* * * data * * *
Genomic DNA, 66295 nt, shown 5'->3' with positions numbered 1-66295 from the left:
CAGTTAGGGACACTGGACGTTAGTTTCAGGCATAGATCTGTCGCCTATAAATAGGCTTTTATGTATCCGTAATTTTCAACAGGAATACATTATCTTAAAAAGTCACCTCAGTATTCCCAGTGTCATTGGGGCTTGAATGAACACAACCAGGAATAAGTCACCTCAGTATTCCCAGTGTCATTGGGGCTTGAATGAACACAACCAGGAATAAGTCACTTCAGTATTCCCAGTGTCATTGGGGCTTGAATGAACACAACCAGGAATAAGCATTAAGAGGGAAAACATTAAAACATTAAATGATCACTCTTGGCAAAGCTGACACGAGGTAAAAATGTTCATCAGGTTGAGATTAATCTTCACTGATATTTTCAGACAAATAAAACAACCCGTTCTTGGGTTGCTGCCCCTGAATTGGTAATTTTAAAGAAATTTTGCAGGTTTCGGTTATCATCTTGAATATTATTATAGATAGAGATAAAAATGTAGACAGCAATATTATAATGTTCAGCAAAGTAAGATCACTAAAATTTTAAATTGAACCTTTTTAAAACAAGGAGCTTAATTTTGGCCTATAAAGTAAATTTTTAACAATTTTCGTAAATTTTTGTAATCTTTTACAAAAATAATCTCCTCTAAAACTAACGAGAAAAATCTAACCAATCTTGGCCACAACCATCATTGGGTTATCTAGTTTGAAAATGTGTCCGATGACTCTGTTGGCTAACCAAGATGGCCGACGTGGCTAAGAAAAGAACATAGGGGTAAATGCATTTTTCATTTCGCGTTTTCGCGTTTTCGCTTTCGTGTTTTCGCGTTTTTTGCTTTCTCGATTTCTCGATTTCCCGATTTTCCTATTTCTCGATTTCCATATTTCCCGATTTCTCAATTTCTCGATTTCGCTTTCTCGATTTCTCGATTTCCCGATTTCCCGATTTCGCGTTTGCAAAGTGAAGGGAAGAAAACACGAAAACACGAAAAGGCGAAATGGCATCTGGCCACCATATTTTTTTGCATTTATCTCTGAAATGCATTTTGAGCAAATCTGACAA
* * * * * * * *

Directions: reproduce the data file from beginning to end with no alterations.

Genomic DNA, 66295 nt, shown 5'->3' with positions numbered 1-66295 from the left:
CAGTTAGGGACACTGGACGTTAGTTTCAGGCATAGATCTGTCGCCTATAAATAGGCTTTTATGTATCCGTAATTTTCAACAGGAATACATTATCTTAAAAAGTCACCTCAGTATTCCCAGTGTCATTGGGGCTTGAATGAACACAACCAGGAATAAGTCACCTCAGTATTCCCAGTGTCATTGGGGCTTGAATGAACACAACCAGGAATAAGTCACTTCAGTATTCCCAGTGTCATTGGGGCTTGAATGAACACAACCAGGAATAAGCATTAAGAGGGAAAACATTAAAACATTAAATGATCACTCTTGGCAAAGCTGACACGAGGTAAAAATGTTCATCAGGTTGAGATTAATCTTCACTGATATTTTCAGACAAATAAAACAACCCGTTCTTGGGTTGCTGCCCCTGAATTGGTAATTTTAAAGAAATTTTGCAGGTTTCGGTTATCATCTTGAATATTATTATAGATAGAGATAAAAATGTAGACAGCAATATTATAATGTTCAGCAAAGTAAGATCACTAAAATTTTAAATTGAACCTTTTTAAAACAAGGAGCTTAATTTTGGCCTATAAAGTAAATTTTTAACAATTTTCGTAAATTTTTGTAATCTTTTACAAAAATAATCTCCTCTAAAACTAACGAGAAAAATCTAACCAATCTTGGCCACAACCATCATTGGGTTATCTAGTTTGAAAATGTGTCCGATGACTCTGTTGGCTAACCAAGATGGCCGACGTGGCTAAGAAAAGAACATAGGGGTAAATGCATTTTTCATTTCGCGTTTTCGCGTTTTCGCTTTCGTGTTTTCGCGTTTTTTGCTTTCTCGATTTCTCGATTTCCCGATTTTCCTATTTCTCGATTTCCATATTTCCCGATTTCTCAATTTCTCGATTTCGCTTTCTCGATTTCTCGATTTCCCGATTTCCCGATTTCGCGTTTGCAAAGTGAAGGGAAGAAAACACGAAAACACGAAAAGGCGAAATGGCATCTGGCCACCATATTTTTTTGCATTTATCTCTGAAATGCATTTTGAGCAAATCTGACAA